Safety Tips for Lawn Care Pros

Lawn care is a risky business. Mowers and trimmers are designed to cut, and they do so with ruthless effect. Avoiding injury on the job is mainly a matter of discipline. When long days under the hot sun tire you out, it’s crucial to focus on keeping yourself and your crew safe.

In this article, we’ll cover ways that you and your crew can stay safe no matter what piece of lawn care equipment you are pushing, riding, or wielding. We’ll also offer more specific safety tips for the most common tools of the landscaping trade:

All-Purpose Lawn Care Safety Tips

Here are some tips to help you avoid a trip to the emergency room while operating lawn care equipment.

Pay attention

The easiest way to keep yourself safe when operating lawn equipment is to always pay attention. Small bits of yard debris can become dangerous missiles when run over with a mower. Keep your eyes on the lawn at all times.

Listening to music or a podcast can help your day go quicker and drown out the sound of your equipment. While this seems like a good idea, headphones or earbuds are no substitute for proper hearing protection. When listening to music, make sure you can hear your surroundings. A vocal warning from a crew member or passerby could save your life.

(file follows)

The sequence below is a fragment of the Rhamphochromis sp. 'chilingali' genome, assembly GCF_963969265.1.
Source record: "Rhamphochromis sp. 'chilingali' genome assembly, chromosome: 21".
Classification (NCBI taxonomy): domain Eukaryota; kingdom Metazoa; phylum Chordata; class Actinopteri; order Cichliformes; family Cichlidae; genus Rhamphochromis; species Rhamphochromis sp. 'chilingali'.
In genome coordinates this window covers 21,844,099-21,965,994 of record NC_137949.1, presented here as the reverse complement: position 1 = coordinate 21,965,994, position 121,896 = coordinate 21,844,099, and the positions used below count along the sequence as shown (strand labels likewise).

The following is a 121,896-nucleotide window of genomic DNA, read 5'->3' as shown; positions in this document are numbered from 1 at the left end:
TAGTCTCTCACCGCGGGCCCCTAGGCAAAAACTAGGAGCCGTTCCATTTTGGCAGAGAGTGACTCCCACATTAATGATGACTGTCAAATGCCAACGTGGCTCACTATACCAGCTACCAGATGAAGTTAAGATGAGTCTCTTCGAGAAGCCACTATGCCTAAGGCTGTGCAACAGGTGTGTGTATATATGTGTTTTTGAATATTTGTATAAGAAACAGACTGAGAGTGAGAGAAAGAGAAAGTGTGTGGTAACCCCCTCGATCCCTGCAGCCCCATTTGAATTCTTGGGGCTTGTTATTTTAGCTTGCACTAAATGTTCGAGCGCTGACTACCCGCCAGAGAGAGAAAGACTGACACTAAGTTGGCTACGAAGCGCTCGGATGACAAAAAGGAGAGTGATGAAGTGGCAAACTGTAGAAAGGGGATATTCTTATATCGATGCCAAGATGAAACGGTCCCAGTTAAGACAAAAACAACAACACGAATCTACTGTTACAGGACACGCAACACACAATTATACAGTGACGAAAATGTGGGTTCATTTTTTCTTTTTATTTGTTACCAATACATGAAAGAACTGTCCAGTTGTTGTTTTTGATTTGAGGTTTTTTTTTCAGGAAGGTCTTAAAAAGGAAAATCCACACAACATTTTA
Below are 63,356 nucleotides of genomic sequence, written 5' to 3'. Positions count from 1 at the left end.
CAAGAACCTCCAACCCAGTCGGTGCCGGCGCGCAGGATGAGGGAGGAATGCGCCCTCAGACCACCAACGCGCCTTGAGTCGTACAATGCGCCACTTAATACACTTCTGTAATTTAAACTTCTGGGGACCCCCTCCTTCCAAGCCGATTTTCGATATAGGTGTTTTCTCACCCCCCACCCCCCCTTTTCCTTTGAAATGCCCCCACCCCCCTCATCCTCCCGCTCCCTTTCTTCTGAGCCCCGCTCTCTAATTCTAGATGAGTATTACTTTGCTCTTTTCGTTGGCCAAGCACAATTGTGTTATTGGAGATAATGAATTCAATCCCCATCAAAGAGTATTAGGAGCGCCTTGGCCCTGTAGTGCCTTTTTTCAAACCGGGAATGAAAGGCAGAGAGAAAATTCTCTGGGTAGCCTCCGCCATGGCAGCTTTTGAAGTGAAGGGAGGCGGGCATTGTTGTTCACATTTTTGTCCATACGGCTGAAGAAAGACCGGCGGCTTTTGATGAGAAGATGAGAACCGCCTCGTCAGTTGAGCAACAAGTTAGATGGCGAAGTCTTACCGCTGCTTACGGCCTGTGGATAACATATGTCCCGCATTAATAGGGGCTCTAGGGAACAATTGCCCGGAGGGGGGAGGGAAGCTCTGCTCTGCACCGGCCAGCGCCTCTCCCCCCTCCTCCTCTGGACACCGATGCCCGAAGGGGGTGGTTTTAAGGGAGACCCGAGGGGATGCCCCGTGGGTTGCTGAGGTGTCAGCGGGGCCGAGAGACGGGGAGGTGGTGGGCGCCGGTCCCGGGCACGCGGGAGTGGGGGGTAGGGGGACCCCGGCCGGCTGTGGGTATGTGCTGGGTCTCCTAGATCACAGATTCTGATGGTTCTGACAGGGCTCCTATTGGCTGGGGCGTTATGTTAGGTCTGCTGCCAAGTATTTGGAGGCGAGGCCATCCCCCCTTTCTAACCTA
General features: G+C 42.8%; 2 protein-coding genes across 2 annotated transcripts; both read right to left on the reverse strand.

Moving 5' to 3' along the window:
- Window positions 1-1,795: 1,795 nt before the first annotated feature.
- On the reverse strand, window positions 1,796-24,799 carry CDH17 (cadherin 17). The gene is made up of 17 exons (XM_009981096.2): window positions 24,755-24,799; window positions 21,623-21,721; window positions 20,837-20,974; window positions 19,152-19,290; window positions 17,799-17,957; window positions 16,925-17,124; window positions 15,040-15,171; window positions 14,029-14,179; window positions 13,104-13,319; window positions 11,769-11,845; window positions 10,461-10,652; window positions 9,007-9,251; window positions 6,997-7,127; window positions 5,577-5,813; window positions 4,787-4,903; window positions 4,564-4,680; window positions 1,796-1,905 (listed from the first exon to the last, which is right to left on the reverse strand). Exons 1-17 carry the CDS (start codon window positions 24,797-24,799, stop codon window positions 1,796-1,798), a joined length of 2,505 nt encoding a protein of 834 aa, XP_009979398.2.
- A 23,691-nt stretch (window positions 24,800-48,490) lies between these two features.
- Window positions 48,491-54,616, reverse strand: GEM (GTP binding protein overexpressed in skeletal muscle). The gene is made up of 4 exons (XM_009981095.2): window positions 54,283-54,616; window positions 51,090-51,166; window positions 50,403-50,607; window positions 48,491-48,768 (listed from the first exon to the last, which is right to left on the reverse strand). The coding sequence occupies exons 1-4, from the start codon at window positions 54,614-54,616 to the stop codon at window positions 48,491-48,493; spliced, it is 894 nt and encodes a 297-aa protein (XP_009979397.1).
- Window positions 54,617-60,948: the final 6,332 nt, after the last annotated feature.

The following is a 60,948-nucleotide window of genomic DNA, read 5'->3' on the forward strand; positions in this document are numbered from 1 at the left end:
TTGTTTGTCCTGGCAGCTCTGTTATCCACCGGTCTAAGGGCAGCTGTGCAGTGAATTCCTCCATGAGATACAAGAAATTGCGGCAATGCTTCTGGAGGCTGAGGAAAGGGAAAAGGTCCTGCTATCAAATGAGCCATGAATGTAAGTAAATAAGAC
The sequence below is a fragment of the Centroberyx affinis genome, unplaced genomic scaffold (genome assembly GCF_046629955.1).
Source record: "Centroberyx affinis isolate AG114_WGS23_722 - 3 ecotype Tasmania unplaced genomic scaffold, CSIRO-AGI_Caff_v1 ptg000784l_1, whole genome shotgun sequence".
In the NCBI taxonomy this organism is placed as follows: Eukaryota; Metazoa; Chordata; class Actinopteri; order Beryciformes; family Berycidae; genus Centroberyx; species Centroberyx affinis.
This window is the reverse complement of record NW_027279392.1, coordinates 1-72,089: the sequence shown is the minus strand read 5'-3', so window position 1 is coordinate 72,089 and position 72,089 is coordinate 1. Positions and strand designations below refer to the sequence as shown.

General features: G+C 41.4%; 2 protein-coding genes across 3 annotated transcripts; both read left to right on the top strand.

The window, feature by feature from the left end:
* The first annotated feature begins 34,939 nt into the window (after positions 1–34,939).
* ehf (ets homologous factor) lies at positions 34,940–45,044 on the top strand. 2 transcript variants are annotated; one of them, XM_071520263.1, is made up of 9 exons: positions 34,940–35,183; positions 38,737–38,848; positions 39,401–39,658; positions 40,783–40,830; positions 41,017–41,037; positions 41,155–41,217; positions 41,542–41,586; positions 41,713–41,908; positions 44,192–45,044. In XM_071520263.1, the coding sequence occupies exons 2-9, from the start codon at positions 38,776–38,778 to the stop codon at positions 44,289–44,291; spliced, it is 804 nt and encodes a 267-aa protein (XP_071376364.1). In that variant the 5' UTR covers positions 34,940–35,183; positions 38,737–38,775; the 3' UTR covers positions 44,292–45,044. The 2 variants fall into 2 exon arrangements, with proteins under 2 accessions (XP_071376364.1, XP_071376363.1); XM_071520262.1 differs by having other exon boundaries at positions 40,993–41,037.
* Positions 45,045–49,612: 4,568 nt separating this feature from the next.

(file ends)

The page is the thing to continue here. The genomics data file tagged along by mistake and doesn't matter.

Experienced pros can become too relaxed around machinery. It’s important to remember that mowers and string trimmers are designed to cut anything they come into contact with. By maintaining a sense of respect for bladed tools, you can avoid serious injury.

Wear proper apparel

Always wear clothes that protect your body. Long sleeves, even in the summer, can greatly reduce the risk of cuts and burns. Face coverings, like masks or bandanas, can keep you from inhaling airborne pollen and debris.

Closed-toed shoes are a must, but a good pair of work boots can’t be beat. Check out our roundup of the Best Work Boots

Safety glasses and earmuffs — or those big old-school headphones — protect your eyes and ears when operating heavy machinery.

Why do you need protection for your ears? A weed-eater can whip a piece of glass at your head, and the roar of a leaf blower can be deafening (which is why some cities have banned or restricted their use).

Keep a well-stocked first-aid kit

While a basic first aid kit is required by law, it’s important to tailor yours to the type of injuries you or your lawn care crew might experience. The most common lawn care injuries include cuts, abrasions, and chemical burns from fertilizer or herbicide.

Cuts come in all sizes and severities so a lawn care first aid kit should include bandages and gauze wraps of various sizes. But that’s just for starters. Some things you might not think to include in your lawn care first aid kit if you stick just with the OSHA rules:

  • On your feet all day? Toss some moleskin in your kit to prevent and treat blisters. 
  • Forgot the sunscreen? Keep aloe vera lotion on hand as it can save you a good deal of pain.